Superconductor Magnetic Levitation!

A superconductor is a material that has no electrical resistance when it is cooled to temperatures approaching absolute zero. These materials display something called the Meissner effect—in short, they make magnets levitate! It’s very cool, both figuratively and literally.

The superconductor in this project is YBCO, yttrium barium copper oxide (chemical formula YBa2Cu3O7). It’s a famous high temperature superconductor, “high temperature” in this case meaning 92 K or about -294°F. Toasty warm! As frigid as that is, though, it’s well above the boiling point of liquid nitrogen (77 K, -321°F), so by pouring liquid nitrogen around the YBCO, we can easily get it to go superconductive.

Here’s our pyrex petri dish, insulated with some foam so that the table doesn’t suck all the cold out of it. The disc of YBCO is in the center (for scale, it’s about one inch across), with the neodymium magnet sitting on top (not floating as of yet).


Now we get to decant some liquid nitrogen! I love that stuff.

Step 2; hey, that's me!


Then we pour the liquid nitrogen into the dish.


When the YBCO reaches its critical temperature (it doesn’t take long), the magnet floats!


It was difficult to get a sharp photograph, and the black-on-black nature of the two materials didn’t help, so we slipped a piece of paper between the YBCO and the magnet. You can see by the shadow that the magnet is indeed floating.


And here’s a video:


How does it do that? Well, the short answer is that superconductors push on and rearrange magnetic fields, so that the magnet is buoyed up. Okay, but…how does it do that? This is what’s going on (at least, as understood by someone who’s neither a physicist nor a materials scientist):

When the YBCO is above its superconducting transition temperature (remember, that’s 92 K), it’s just a lump of non-conductive, non-magnetic stuff. The magnetic field lines of a nearby magnet go right through the material; the magnetic flux is permeating the YBCO. There’s nothing exciting happening—the magnet just sits there, surrounded by its normal field.

When the YBCO is cooled to below its transition temperature, it becomes superconductive. The presence of the permanent magnet induces electric currents within the YBCO, which have their own magnetic fields that oppose the field of the permanent magnet (hooray for Faraday’s law!). The material is now diamagnetic: acting in opposition to the nearby magnetic field. The magnetic field within the YBCO has been canceled.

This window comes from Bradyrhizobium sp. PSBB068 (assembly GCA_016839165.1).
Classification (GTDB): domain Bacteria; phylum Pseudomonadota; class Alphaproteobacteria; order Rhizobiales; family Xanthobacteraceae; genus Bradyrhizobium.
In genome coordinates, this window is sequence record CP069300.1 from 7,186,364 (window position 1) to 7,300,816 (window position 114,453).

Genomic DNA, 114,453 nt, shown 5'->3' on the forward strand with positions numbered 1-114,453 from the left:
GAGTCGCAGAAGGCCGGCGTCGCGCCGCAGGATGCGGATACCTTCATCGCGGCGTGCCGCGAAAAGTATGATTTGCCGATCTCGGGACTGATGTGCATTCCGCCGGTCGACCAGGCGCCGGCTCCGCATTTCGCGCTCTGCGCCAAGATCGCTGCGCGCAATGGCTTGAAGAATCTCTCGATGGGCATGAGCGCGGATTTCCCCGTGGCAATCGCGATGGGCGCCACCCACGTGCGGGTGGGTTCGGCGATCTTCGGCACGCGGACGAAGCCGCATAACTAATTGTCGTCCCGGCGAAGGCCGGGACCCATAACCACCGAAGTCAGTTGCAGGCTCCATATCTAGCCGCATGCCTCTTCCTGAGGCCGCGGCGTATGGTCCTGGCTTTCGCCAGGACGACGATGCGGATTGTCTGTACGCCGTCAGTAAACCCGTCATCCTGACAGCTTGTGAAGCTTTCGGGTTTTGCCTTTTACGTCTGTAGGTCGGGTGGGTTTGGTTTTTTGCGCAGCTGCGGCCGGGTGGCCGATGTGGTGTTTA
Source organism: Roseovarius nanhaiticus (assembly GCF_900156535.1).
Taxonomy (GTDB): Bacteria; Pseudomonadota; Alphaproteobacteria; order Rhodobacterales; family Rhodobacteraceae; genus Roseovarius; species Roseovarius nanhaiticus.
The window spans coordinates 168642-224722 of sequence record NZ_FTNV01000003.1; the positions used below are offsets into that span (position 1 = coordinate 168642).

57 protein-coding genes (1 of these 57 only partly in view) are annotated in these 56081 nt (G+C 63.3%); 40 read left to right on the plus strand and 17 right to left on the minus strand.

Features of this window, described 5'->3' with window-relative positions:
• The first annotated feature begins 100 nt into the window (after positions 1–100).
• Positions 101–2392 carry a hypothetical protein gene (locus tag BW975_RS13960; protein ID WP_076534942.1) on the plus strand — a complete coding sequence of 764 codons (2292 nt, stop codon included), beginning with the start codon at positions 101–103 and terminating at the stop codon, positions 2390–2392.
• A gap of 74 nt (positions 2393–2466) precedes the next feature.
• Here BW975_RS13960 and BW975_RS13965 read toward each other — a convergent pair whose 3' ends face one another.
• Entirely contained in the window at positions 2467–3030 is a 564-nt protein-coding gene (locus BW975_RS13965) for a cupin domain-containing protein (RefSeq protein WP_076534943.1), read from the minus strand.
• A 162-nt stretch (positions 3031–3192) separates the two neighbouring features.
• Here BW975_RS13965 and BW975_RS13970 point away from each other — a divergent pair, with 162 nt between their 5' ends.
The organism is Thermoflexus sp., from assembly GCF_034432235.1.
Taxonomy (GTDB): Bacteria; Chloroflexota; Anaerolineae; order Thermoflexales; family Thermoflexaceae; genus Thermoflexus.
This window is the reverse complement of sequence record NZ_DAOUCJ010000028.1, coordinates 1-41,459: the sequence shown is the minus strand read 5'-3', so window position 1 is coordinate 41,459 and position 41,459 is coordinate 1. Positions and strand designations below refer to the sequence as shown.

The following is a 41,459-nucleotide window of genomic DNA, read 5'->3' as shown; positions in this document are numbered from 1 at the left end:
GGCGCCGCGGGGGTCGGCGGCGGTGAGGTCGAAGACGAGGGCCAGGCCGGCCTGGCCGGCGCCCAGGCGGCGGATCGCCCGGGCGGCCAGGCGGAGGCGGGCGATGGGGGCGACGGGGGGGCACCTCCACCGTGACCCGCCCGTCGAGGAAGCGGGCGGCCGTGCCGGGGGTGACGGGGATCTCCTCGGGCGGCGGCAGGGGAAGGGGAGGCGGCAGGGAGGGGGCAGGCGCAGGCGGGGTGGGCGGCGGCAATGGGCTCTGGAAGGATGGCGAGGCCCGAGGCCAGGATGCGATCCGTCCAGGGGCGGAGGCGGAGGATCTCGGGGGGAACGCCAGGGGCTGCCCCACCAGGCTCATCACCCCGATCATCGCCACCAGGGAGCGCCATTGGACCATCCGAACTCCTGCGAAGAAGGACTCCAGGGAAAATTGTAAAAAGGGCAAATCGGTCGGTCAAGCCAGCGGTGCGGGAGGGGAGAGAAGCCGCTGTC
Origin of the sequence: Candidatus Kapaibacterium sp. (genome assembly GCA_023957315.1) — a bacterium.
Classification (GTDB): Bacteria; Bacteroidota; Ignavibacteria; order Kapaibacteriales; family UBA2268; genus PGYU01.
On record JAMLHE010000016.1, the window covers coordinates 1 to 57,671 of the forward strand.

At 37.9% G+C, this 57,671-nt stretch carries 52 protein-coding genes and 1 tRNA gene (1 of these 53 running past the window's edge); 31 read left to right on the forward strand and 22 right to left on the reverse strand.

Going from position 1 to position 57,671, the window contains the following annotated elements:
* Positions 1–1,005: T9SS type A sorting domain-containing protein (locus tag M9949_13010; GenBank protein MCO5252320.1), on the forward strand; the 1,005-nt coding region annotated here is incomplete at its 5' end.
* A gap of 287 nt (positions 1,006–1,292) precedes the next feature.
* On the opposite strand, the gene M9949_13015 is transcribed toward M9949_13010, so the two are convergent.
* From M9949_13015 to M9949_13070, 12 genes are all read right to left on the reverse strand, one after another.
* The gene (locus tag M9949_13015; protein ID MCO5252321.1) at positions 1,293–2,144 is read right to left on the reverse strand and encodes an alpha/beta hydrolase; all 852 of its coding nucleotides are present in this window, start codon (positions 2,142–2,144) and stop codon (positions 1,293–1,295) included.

However, the total magnetic flux is conserved, so if there’s no flux inside the YBCO, it must be outside. In other words, the superconductor pushed all the field lines outside itself. This phenomenon of excluding internal magnetic fields is the Meissner effect.

The poles of the induced magnetic field are arranged so as to repel the poles of the permanent magnet. (If the permanent magnet’s north pole is downwards, then the induced field has an upward-facing north pole.) Remember that this is all happening in a superconductor, that is, an environment with no electrical resistance, so the induced currents can change extremely easily as the magnet moves, adjusting as needed to keep the levitation going.

And that’s one of the wonders of electromagnetism!

Marble Art

Hi everyone, I’m Isabel from ScienceWorks Museum in Ashland, Oregon. I’m dedicating this post to my mom, from whom I stole this idea. Isn’t that what role models are all about?

1. Collect your materials.

stuff you'll needYou’ll need some paints, a piece of paper, tape, small containers to put the paint in, newspaper to protect the conference room table (ahem), paper towels to clean up, and a large container that the paper fits in (I used the white tub in the picture; with kids, it can be a good idea to use something like a cereal box that can be closed up to prevent flying marbles). Don’t forget the marbles!

2. Tape the piece of paper to the bottom of the large container.

good thing it fits!3. Select your paint colors and dispense them into the small containers.

pretty...4. Plop the marbles into the paint.

hexagons and spheres, oh my!5. Roll the marbles around so that they are totally covered in paint.

mmm, painty marbles6. Toss the marbles into the container with the paper.

almost ready to roll!You can tell that this tub has a somewhat convex bottom. But don’t we all?

7. Tilt the container so the marbles roll all around the surface.

awesomeThis is the fun part. If you have a box with a lid, you can even shake the whole thing. (With that method, the art comes out as a surprise, which can be a nice touch.)

8. Take out the marbles, untape the paper, and lay it flat to dry.

by Jackson PollockI used tempera paint and printer paper. My mom used fabric paint (or something else more permanent than tempera) and instead of paper, she used an old LP record. They looked really cool, especially with metallic paints.

As for the science: Do larger marbles make different trails than smaller ones? What happens if you move the container quickly or slowly, at a greater or lesser angle? Why are the paths parabolic?

pretty neat, no?You can also go the arty route and talk about Jackson Pollock and other abstract artists. All in all, it’s pretty fun. Thanks Mom!